Keith Sklower

Information Analyst IV


341 Soda Hall, Mail Stop 1776
Computer Science Division, EECS
University of California at Berkeley
Berkeley CA 94720-1776
Email: sklower at CS.Berkeley.EDU
Office: (510) 642-9587
FAX: (510) 642-5775
Home: (415) 863-0990

Research Participation:

The DETERlab Testbed. (cyber-DEfense Technology Experimental Researc laboratory Testbed)
The DETERlab testbed is a general-purpose experimental infrastructure that supports research and development on next-generation cyber security technologies. The testbed allows repeatable medium-scale Internet emulation experiments for a broad range of network security projects.

Previous Projects:

Wireless Communications and Mobile Computing. The Daedalus Project. is working, as part of the Infopad Project, to develop wireless networking strategies for microcellular systems that make it possible to support cellular hand-off while processing real-time data streams such as video. A major new direction is examine the issues of wireless/wireline network integration, internetwork operation, and end-to-end quality of service guarantees. We are testing these ideas in an in-building, metropolitan-area, and wide-area testbed that we call BARWAN (Bay Area Research Wireless Access Network)

Climate Modeling. A project I was previously involved with was archiving model output into an Object Relational database, trying to do this in a way that will minimize the blocking effects on the computation while spooling to tertiary storage.

This involves network optimatization, a schema for data storage ( BigSur) so that queries may be run against this data in the same was as that obtained via measurements from EOSDIS - Earth Observing System/Distributed Information System (EOSDIS). and some involvement in the actual atmospheric chemistry:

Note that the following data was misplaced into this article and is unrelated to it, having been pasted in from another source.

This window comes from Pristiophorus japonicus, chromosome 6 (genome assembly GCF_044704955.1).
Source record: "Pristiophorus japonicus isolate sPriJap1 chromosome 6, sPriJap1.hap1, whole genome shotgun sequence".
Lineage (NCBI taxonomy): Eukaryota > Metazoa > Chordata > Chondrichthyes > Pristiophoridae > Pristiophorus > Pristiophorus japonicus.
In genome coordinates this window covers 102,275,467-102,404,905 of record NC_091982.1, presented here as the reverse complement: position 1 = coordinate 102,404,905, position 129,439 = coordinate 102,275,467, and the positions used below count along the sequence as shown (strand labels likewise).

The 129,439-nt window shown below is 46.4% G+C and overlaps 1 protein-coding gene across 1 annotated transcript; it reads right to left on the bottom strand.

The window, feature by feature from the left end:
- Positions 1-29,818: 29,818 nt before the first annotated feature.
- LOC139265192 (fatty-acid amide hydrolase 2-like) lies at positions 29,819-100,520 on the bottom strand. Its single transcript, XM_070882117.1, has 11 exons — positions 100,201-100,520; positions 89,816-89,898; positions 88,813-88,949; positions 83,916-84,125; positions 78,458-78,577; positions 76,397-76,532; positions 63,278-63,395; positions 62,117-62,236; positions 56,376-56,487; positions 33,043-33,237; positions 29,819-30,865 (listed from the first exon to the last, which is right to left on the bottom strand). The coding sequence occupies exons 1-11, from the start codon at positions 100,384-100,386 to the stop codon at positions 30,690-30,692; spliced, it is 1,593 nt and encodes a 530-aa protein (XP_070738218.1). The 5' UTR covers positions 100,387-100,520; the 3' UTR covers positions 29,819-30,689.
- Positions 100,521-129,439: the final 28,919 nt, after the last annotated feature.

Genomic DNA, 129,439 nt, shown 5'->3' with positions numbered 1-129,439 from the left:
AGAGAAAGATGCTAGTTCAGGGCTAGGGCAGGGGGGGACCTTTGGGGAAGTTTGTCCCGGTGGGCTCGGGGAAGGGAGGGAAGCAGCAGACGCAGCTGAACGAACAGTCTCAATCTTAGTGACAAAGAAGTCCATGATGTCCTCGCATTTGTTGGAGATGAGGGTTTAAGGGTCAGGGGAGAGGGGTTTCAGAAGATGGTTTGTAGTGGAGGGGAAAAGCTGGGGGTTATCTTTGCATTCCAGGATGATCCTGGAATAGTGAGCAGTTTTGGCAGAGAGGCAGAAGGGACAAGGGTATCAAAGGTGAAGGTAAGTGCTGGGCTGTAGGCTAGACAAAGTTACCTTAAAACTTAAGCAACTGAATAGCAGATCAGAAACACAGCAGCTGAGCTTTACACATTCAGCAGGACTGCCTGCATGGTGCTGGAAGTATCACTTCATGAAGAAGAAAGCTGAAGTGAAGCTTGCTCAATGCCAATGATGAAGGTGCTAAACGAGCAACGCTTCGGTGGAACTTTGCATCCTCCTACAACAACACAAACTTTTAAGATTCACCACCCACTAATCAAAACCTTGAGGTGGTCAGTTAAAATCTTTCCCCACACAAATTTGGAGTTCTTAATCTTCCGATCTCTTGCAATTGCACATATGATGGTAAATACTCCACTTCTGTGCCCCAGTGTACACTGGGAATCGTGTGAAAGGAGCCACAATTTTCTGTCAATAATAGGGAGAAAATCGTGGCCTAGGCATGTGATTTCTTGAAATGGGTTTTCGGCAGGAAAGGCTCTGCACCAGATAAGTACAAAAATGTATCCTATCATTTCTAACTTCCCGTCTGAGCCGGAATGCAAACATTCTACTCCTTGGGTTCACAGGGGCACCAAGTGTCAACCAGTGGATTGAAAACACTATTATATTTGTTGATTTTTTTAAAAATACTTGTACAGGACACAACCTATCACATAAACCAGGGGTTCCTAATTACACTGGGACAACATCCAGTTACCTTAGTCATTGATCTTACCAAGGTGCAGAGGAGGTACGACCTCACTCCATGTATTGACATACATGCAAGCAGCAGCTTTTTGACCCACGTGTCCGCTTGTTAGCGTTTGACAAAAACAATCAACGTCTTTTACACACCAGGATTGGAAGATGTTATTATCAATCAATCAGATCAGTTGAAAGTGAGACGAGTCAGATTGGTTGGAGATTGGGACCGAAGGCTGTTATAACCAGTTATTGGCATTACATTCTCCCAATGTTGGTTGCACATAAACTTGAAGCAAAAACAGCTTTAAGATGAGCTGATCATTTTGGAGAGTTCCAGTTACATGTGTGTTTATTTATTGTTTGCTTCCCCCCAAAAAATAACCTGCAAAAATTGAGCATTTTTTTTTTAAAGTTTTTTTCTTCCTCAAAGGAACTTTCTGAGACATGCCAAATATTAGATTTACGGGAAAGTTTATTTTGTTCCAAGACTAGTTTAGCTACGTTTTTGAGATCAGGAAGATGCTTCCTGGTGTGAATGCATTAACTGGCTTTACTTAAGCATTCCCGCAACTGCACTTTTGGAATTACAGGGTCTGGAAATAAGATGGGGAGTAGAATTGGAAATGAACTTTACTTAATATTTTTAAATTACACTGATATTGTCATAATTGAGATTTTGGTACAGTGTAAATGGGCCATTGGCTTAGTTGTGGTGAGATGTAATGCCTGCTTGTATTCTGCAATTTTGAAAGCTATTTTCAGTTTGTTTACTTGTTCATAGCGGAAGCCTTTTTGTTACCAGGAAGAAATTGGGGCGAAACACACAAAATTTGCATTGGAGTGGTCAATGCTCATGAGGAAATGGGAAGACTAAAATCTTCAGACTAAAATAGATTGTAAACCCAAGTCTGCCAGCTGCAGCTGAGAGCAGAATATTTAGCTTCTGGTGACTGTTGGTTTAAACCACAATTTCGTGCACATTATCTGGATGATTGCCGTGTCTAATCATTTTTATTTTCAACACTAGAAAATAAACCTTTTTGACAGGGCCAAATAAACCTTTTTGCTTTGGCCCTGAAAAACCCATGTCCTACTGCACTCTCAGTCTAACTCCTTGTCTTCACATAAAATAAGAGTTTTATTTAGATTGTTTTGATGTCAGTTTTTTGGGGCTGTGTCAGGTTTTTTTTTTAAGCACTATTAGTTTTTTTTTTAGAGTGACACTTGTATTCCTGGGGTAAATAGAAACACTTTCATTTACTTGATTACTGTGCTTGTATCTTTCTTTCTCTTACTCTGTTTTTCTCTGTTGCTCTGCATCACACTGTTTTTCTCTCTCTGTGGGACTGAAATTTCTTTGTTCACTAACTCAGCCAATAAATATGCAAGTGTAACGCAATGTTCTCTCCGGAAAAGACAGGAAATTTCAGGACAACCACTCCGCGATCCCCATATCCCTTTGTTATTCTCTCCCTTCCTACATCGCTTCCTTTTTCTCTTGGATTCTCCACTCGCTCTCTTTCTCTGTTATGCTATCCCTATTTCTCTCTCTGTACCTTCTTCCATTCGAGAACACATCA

GATOR is an effort to parallelize a model of the earth's atmospheric chemistry, and integrate it into an Earth Systems Model encompassing atmospheric dynamics and physics, ocean dynamics, physics and eventually chemistry, satellite data, scientific visualization, and a very large database. Click here for pretty pictures of climate data.

The Tenet Project explores issues in real-time and high-performance network computing.


Improving the Efficiency of the OSI Checksum Calculation
Computer Communications Review 19(5), pp 32-43, October 1989.

Summary Information For LANs at Level 1 in IS-IS
University of California CS Technical Report, September 1990

A Tree-Based Packet Routing Table for Berkeley Unix
Proc. 1191 Winter Usenix Conf. January 21-25 1991

As Co-author:

RFC1990: The PPP Multilink Protocol (MP)

RFC2419: The PPP DES Encryption Protocol, Version 2 (DESE-bis)

Yuechen Chi, Carlos R. Mechoso, Michael Stonebraker, Keith Sklower, Richard Troy, Richard R. Muntz, Edmond Mesrobian
ESMDIS: Earth System Model Data Information System
SSDBM, pp. 116-118, IEEE Computer Society, 1997.

R. Ludwig and Keith Sklower
The Eifel retransmission timer
Computer Communication Reeview, 30(3) pp. 17-27,2000.

L. Anthony Drummond, James Demmel, Carlos R. Mechoso , H. Robinson, Keith Sklower, and Joseph A. Spahr
A Data Broker for Distributed Computing Environments
Computation Science - (1st ICCS'01, Part 1), Lecture Notes in Computer Science (LNCS), Vol. 2073 pp.31-40, Springer-Verlag (NY), May 2001.

Bhaskaran Raman, et. al.
The SAHARA Model for Service Composition across Multiple Providers
Lecture Notes in Computer Science, Vol. 2414, p. 1-??, 2002.

Terry Benzel, Robert Braden, Dongho Kim, Cliford Neuman, Anthony D. Joseph, Keith Sklower
Experience with deter: A testbed for security research

Yu-Lun Huang et al.,
SWOON: A Testbed for Secure Wireless Overlay Networks
CSET, USENIX Association, 2008.

Kevin Lahey, Robert Braden, Keith Sklower
Experiment Isolation in a Secure Cluster Testbed
CSET, USENIX Association, 2008

Biographical Sketch:

Keith Sklower received his BA in Mathematics and Physics from Reed College in 1972 and was advanced to Candidacy in Mathematics at UC Berkeley in 1976. After spending six months at a real job, he found asylum in the Computer Science Division at Berkeley, where he was participated in the development of Franz Lisp, Vaxima, and the Berkeley Software Distribution. Personal interests are catalogued on this auxillary page.